Adama: Redefining reality through fantasy
- French director Simon Rouby takes us on an epic animated journey from the plains of Africa to the frontlines of World War I
The titular star of French director and screenwriter Simon Rouby’s first feature-length film, Adama [+see also:
film profile], is a 12-year-old boy who lives in a remote, cloistered, cliff-walled village in West Africa. Out beyond the safety of his peaceful shelter lies “the world of the winds”, as local people have named it, the kingdom of wicked spirits hungry for war, where the Nassaras reign. One day, Samba, Adama’s elder brother, is feared to be possessed during a local initiation ritual, and he consequently runs away from the village in order to join the Nassaras as a warrior. Afterwards, Adama decides to leave the protective cliffs for the very first time in order to search for his brother and bring him back, thus facing the outside world. As he begins his courageous, epic journey across continents and braves myriad perils, Adama encounters many people, such as Abdou, a lucid griot who acts as a sort of spiritual guide throughout his journey; the unlikely soldier Djo; and Maximin, a young, low-level street urchin. The endless, adventurous challenges that he embarks upon will eventually change his life forever.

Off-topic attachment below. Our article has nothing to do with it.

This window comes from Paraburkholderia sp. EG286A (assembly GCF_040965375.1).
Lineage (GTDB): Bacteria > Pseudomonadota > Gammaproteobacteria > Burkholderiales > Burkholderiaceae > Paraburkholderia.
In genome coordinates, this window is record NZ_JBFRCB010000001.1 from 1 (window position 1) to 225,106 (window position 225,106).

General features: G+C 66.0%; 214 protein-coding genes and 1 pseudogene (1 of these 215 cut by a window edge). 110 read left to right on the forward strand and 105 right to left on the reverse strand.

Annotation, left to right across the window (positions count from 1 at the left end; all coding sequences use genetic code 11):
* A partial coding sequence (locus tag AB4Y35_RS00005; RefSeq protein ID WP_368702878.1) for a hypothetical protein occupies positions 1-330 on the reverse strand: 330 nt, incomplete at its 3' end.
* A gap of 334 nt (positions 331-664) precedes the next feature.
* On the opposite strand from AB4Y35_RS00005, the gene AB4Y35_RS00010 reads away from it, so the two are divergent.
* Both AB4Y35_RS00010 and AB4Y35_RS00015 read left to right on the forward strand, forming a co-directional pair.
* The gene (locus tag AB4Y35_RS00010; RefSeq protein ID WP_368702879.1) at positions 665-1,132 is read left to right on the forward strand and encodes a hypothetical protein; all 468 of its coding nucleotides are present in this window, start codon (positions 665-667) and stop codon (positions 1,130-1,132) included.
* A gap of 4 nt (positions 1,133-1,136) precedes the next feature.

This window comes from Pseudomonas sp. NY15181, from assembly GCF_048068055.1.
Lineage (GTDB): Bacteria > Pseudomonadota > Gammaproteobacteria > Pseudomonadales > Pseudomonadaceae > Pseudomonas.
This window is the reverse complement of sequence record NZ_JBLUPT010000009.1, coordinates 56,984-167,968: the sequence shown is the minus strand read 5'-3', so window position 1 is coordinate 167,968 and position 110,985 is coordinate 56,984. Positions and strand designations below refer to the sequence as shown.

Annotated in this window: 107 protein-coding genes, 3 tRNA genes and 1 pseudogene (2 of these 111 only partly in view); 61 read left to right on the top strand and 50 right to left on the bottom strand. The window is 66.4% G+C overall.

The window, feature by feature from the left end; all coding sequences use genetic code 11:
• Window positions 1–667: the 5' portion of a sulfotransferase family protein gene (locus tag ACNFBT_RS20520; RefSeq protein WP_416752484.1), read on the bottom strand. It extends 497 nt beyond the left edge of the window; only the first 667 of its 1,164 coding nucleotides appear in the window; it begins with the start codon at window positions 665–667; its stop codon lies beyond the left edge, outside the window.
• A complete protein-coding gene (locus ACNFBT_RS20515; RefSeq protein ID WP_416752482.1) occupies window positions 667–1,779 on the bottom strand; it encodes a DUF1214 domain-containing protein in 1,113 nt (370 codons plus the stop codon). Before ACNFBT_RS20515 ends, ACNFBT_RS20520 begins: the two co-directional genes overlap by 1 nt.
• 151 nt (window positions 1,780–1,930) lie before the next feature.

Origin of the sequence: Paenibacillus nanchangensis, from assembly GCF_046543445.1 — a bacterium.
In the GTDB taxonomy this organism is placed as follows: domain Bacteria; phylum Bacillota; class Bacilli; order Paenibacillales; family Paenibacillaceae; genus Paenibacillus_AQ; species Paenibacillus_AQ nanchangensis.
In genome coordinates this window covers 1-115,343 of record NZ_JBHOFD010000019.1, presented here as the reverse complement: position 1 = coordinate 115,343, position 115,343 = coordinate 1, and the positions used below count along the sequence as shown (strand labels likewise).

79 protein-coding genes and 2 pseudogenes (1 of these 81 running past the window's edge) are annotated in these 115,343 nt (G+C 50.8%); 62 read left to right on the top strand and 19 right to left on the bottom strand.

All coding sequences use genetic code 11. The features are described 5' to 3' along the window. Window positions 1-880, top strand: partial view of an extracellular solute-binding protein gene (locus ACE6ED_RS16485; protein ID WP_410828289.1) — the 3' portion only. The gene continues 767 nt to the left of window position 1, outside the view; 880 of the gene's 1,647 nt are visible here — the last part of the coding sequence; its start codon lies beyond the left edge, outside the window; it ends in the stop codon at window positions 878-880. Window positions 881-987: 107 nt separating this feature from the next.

Rouby adopts an unusual evocative and nostalgic style of animation by combining CGI human figures, whose appearance is based on laser-scanned sculptures, with a series of still images. After the Chicago International Children’s Film Festival, where it won the Best of Fest Award, the Ottawa International Animation Festival and the Annecy International Animated Film Festival, this emotional journey is now screening at the Stockholm International Film Festival in the Spotlight Section: Migration, intended for provocative films that investigate the complex topic of migration.
Animation can be a powerful way to depict personal stories, as it boasts distinctive aesthetic and narrative characteristics that have the capacity to show what is otherwise difficult to represent with live-action images. Adama’s adventure resonates with contemporary issues: one can no longer make out the original images used in the making of the film, rather like memories that have been lost due to trauma or horrendous experiences. Adama's imaginative coming-of-age odyssey is inspired by the real-life stories of West Africans who were recruited by the French Army to fight in Europe during World War I. Our hero crosses a Europe gripped by war, to the hell of the frontline of the infernal Battle of Verdun. Through this passage into adulthood from the strikingly sunny and peaceful plains of Africa to the bleak, busy streets of Paris, Adama is forced to face up to the modern world and the horrors of war in order to save his older brother. The allegorical subtext triggers reflections in the viewers’ minds, leading them to retrieve images and situations that affect collective memory and identity. By focusing on a disturbing historical event, the movie successfully redefines reality through fantasy.
Did you enjoy reading this article? Please subscribe to our newsletter to receive more stories like this directly in your inbox.